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jump to last post 1-5 of 5 discussions (9 posts)

What are your thoughts on challenging and banning books?

  1. Elyse Thomas profile image95
    Elyse Thomasposted 10 months ago

    What are your thoughts on challenging and banning books?

    To clarify: challenging a book is to attempt to restrict a material based on the disapproval of a group.  Banning is removing the materials entirely.  Top reasons for challenging books include offensive language and sexually explicit content.

    https://usercontent2.hubstatic.com/13641203_f260.jpg

  2. lisavollrath profile image96
    lisavollrathposted 10 months ago

    When I was a kid, my mother and I would walk to the local library once a week, where I would pick out whatever books I wanted, and she would check them out.

    When I was eight, I got my own library card, which was a big deal in my family. I went to pick out my books, took them up to the counter, and proudly handed the librarian my new card. She told me I wasn't allowed to check out the books I'd chosen, because they came from the grown-up part of the library. I was only allowed to check out books from the kid's section, which I had long ago outgrown.

    I went to find my mother, empty-handed. She asked me where my books were, and I told her what the librarian said. She took me by the hand, and marched me over to the librarian, to inform her that any book I wanted to check out, I should be allowed to. My mother told her there wasn't any book in the library she wouldn't allow me to read, and if there was any content in any book that was questionable, she and my father would explain it to me, but not prevent me from reading it. They took it on themselves to read any books I checked out that they hadn't already read, and if there was anything in the book that they felt needed explaining, they talked to me about it.

    The librarian gave me a grown-up library card, and put a note on my file, saying I was allowed to check out any book. So much for the attempt at censoring my choices based on my age.

    Books are powerful things. If anyone wants to read a book, they should not be prevented. If children want to read books that are on questionable topics, their parents should help them understand what they're reading, rather than prevent them from reading it. Offensive language and sexually explicit content in books can be used as teachable moments. Ideas that conflict with the family's sense of morality, or their beliefs, should be discussed, not banned.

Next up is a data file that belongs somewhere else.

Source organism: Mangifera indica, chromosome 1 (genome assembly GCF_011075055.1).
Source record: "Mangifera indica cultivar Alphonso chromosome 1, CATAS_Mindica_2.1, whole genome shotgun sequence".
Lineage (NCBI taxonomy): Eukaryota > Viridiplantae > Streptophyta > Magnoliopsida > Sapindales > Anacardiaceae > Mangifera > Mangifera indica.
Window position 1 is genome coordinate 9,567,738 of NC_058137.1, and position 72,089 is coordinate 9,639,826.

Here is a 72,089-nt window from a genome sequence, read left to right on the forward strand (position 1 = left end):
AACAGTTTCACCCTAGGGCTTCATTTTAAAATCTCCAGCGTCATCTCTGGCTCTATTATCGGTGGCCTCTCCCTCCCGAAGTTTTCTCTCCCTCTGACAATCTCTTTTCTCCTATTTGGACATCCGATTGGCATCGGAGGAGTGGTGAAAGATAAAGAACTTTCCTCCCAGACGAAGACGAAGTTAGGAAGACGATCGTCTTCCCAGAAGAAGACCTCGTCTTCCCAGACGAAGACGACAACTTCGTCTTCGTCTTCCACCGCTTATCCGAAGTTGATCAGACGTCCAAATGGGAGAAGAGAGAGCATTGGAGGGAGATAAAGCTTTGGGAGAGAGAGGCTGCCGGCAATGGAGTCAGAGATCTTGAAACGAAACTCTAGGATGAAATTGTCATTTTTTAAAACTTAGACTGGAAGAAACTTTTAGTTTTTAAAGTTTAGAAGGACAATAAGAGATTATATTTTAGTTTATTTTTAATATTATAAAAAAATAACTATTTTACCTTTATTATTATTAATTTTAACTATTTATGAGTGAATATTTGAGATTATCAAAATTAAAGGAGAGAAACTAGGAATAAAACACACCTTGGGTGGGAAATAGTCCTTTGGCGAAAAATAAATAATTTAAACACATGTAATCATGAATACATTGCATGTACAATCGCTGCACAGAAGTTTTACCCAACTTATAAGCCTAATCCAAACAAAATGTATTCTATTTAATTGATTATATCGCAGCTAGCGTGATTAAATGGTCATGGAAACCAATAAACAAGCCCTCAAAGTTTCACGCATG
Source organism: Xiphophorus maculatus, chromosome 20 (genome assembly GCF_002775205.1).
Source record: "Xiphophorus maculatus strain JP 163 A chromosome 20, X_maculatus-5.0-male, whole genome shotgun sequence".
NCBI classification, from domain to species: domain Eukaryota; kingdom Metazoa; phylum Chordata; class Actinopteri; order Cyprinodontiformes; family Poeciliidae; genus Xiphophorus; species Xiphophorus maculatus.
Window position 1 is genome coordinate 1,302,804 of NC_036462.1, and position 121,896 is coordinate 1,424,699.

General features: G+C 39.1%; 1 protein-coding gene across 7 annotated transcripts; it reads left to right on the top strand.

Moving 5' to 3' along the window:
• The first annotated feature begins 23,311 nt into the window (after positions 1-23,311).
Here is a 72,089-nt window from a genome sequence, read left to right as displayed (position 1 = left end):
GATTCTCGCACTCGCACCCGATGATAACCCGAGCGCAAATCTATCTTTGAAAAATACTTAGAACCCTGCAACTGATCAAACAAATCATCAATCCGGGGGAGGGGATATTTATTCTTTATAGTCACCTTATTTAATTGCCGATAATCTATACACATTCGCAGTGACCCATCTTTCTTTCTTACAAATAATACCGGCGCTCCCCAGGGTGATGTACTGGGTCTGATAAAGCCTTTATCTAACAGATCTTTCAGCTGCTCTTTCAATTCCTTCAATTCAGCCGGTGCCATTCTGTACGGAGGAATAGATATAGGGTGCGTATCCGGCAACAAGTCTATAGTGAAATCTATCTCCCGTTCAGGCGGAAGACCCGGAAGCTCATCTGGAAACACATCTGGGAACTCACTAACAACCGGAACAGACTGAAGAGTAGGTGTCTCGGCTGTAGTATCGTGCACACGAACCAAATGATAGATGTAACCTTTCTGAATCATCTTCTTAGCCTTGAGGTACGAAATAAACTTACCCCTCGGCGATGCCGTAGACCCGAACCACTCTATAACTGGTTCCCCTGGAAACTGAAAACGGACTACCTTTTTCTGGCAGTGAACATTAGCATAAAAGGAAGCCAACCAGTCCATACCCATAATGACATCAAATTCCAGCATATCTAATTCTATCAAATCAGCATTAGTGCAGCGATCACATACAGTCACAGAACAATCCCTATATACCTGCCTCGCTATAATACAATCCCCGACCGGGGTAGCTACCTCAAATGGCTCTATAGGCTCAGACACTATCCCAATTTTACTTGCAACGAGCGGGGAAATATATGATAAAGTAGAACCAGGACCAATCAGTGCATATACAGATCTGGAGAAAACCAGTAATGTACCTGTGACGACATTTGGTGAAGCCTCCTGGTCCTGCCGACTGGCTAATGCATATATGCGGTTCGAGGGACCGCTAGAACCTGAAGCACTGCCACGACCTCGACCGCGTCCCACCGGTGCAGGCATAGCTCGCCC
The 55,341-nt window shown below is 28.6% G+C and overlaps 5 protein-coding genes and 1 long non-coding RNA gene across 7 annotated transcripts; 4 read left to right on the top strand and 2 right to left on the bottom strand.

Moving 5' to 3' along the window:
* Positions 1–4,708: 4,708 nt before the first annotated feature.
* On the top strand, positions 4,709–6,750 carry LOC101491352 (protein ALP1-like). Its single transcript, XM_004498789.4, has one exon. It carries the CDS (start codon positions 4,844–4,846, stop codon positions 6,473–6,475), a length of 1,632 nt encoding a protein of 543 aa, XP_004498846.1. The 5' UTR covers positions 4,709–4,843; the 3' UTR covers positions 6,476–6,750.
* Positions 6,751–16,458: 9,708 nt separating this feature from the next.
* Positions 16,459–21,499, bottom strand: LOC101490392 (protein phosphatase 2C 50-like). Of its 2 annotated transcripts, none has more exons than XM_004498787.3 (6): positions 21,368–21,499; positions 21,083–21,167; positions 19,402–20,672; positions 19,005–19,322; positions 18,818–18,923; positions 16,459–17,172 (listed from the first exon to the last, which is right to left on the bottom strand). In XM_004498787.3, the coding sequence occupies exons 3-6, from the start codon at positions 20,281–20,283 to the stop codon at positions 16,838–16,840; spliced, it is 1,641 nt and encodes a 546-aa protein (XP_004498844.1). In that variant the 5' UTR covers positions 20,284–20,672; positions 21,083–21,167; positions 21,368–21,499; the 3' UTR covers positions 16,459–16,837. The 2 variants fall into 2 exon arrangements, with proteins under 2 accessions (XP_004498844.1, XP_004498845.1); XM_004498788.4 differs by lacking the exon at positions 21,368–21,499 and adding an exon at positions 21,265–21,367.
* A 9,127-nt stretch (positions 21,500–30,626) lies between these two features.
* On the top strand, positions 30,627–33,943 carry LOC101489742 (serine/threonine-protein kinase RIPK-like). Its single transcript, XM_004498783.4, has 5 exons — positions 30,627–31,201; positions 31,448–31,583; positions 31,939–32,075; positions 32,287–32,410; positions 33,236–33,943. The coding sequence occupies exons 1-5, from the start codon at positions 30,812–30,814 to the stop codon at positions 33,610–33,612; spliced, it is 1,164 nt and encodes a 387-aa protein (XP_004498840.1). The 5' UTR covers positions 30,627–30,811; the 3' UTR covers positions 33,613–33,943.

All books for all people, all the time.

    1. Elyse Thomas profile image95
      Elyse Thomasposted 10 months agoin reply to this

      Incredibly well said!  I agree that parents should provide insight and guidance with reading, as opposed to stonewalling.  I do teach children, however, who don't have the benefit of parents who will discuss reading with them.

  3. tsmog profile image82
    tsmogposted 10 months ago

    I have no qualms with any group challenging a book, although I may disagree with them. I have mixed feelings about banning books in the context of done by a government. In other words, not available to the marketplace, thus to anybody. Reminds me of Fahrenheit 451, which was about all books were outlawed.The mixed feelings begin with books that are extreme in pornography and violence with no literary value. That is a quandary for me and is problematic.

    I also have no problem with restricting books and other forms of publication. For instance, HubPages restricts our articles based on the Terms of Service. Also, with private business. For instance, the determination of what books are available in privately owned store even ordering. We can see that with enterprises like Barnes & Noble contrast an adult book store. I have no problem with books being restricted to a middle school library or as approved teaching text, but perhaps is available and/or used at the high school level. In that case it is professional educators and psychologists making the determinations. Of course, I have to hope they know more than me while I still can challenge the book seeking resolve.